The reason a DVI-to-VGA adapter works on your PC & laptop is that DVI includes analog (RGB) pins. The adapter is passive; It just connects the red analog output of the PC to the red analog input of the monitor, ditto for green and blue. They are included on most PCs and laptops for backward compatibility.
HDMI-to-DVI cables are also passive, but ...
This is an X power-saving thing.
Firstly, you may need to install xset, a lightweight application that controls some X settings.
apt-get install x11-xserver-utils
Now open up your ~/.xinitrc file (if you don't have one then create it) and enter this:
xset s off # don't activate screensaver
xset -dpms # disable DPMS (Energy Star) features....
The other solutions here did not work for me (fresh Raspbian, boot to GUI). Instead, this worked:
Open up /etc/lightdm/lightdm.conf using your favorite text editor (I prefer nano).
Look for the line #xserver-command=X. Change it to xserver-command=X -s 0 dpms
It should be at line 87 if things don't change.
Save and reboot.
Presuming you are logged in as the same user that's running the X display, this is fairly easy. First you need to know the display identifier; if there is only one running instance, it is probably :0. To check, use who. You'll see output including stuff like this:
goldilocks pts/5 2015-02-16 07:18 (:1)
goldilocks pts/6 2015-02-16 07:18 (...
The driver for the screen provides an interface through /sys/. To turn the screen on you can use the command:
echo 0 > /sys/class/backlight/rpi_backlight/bl_power
and to turn it off:
echo 1 > /sys/class/backlight/rpi_backlight/bl_power
the brightness can be adjusted using:
echo n > /sys/class/backlight/rpi_backlight/brightness
where n is some ...
Simple! :) Buy TWO Raspberry Pies and hook them up with ethernet cable. Then use synergy to hook up the two systems in a virtual multihead config. See http://synergy-foss.org/ for more details.
Apart from that - there's not much you can do now as hdmi & composite cannot be used simultaneously.
This may change once we find out more about how to use the ...
A television or monitor will require either an HDMI input for video and audio or a composite video cable for video and a 3.5mm stereo cable for audio. If sound is not required then the minimum will be a composite video connection.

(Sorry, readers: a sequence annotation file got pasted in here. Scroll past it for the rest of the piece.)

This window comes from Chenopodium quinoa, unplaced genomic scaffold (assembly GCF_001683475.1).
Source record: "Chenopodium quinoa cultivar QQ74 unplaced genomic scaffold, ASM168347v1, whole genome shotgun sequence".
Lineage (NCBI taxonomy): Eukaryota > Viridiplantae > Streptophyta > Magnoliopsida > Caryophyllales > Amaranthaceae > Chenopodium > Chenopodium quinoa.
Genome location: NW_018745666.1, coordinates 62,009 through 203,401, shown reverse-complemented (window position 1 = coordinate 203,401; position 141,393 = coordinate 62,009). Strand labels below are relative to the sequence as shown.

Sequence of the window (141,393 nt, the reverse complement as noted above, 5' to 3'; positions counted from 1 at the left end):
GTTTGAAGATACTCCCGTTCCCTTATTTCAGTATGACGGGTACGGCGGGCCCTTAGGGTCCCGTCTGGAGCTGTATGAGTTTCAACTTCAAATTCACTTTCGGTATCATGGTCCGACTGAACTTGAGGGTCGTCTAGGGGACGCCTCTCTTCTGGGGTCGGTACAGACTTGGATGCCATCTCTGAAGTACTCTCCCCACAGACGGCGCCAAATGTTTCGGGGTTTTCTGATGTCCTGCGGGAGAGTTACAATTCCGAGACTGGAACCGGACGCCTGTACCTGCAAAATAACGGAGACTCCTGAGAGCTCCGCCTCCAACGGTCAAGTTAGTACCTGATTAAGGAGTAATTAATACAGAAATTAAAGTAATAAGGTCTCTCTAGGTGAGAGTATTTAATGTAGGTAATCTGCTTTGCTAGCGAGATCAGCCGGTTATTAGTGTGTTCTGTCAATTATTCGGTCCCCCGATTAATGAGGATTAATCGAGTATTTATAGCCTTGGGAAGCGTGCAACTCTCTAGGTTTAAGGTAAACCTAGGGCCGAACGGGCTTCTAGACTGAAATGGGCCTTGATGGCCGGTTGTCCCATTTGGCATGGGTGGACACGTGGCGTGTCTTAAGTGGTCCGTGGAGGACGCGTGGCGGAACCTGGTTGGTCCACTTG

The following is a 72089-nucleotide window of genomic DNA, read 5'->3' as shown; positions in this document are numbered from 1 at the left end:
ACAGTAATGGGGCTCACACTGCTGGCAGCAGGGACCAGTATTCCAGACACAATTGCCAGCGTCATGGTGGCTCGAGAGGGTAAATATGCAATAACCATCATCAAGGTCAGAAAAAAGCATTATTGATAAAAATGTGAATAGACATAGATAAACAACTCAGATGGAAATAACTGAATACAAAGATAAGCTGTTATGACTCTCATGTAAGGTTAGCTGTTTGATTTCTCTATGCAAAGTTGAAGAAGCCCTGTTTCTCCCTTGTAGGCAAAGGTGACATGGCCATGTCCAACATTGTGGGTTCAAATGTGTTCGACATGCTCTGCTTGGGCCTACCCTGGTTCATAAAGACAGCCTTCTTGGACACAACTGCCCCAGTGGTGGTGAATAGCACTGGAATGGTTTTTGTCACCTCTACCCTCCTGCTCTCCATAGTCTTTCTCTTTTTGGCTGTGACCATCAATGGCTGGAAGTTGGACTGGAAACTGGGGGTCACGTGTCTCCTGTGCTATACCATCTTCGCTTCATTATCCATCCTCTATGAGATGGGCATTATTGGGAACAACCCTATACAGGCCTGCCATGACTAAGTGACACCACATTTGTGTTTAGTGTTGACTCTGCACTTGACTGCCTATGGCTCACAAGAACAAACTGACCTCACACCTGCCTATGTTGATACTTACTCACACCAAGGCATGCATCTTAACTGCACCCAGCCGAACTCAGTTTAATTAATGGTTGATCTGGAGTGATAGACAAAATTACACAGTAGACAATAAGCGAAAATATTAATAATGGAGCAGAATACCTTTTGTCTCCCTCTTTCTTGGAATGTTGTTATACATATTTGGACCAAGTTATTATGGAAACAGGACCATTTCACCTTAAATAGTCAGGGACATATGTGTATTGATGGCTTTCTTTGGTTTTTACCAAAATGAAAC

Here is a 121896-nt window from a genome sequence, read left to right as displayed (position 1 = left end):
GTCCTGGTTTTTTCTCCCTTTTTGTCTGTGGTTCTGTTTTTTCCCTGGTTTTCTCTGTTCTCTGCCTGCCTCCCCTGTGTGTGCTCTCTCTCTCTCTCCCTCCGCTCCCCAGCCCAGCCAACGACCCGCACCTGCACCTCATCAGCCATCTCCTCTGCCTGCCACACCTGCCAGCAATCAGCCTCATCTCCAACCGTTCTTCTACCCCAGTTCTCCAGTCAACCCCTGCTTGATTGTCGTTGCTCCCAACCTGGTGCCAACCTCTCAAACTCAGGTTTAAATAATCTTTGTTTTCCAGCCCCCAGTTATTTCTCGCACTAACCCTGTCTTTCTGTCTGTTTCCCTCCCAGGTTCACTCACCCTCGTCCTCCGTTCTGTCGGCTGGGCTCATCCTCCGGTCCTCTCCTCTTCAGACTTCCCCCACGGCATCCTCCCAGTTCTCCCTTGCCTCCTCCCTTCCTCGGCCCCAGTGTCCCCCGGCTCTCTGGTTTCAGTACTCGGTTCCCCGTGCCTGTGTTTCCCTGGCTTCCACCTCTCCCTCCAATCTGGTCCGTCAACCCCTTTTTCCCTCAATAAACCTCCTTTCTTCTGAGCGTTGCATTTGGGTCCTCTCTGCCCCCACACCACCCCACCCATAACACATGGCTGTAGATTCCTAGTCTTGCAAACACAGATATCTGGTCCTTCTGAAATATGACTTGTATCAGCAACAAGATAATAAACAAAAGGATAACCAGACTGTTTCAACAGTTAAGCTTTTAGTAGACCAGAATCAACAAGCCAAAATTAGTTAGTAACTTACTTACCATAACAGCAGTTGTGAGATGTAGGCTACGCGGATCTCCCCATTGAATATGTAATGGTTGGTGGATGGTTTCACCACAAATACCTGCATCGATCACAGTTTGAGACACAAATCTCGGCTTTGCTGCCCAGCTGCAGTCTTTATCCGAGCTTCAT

The issue is going to be drivers. As most products sold do not have open source drivers, it is up to someone with the know how to reverse engineer them. Because of this, if the device is not extremely popular, it is likely not going to be supported.
I have not used one of these personally but sites do exist with hardware databases. The accuracy of the ...
I think @Jivings answer may be better, but I have it in my notes to do this:
Install apt-get install x11-xserver-utils
Append these lines:
@xset s noblank
@xset s off
Possibly also comment out the line that says @xscreensaver -no-splash, so the complete file should look something like this:
You want a HDMI Type A to HDMI Type A; they are the most common cable used to connect DVD players to TVs.
Any type of cable should do. If you want to watch high-quality video and listen to high-quality audio, it's worth spending a little more on the cable. For example, gold connectors will the contact between the cable and the connectors on the RPi or the ...
That cable is most likely a DisplayPort-to-HDMI cable not a HDMI-to-DisplayPort cable (mind the direction). While there are DP ports able to support HMDI signals (DisplayPort Dual-mode) HDMI does not support DP directly. Since HDMI data transmission is very different from DP there will be no simple (passive) cable that just re-routes some signal lines on the ...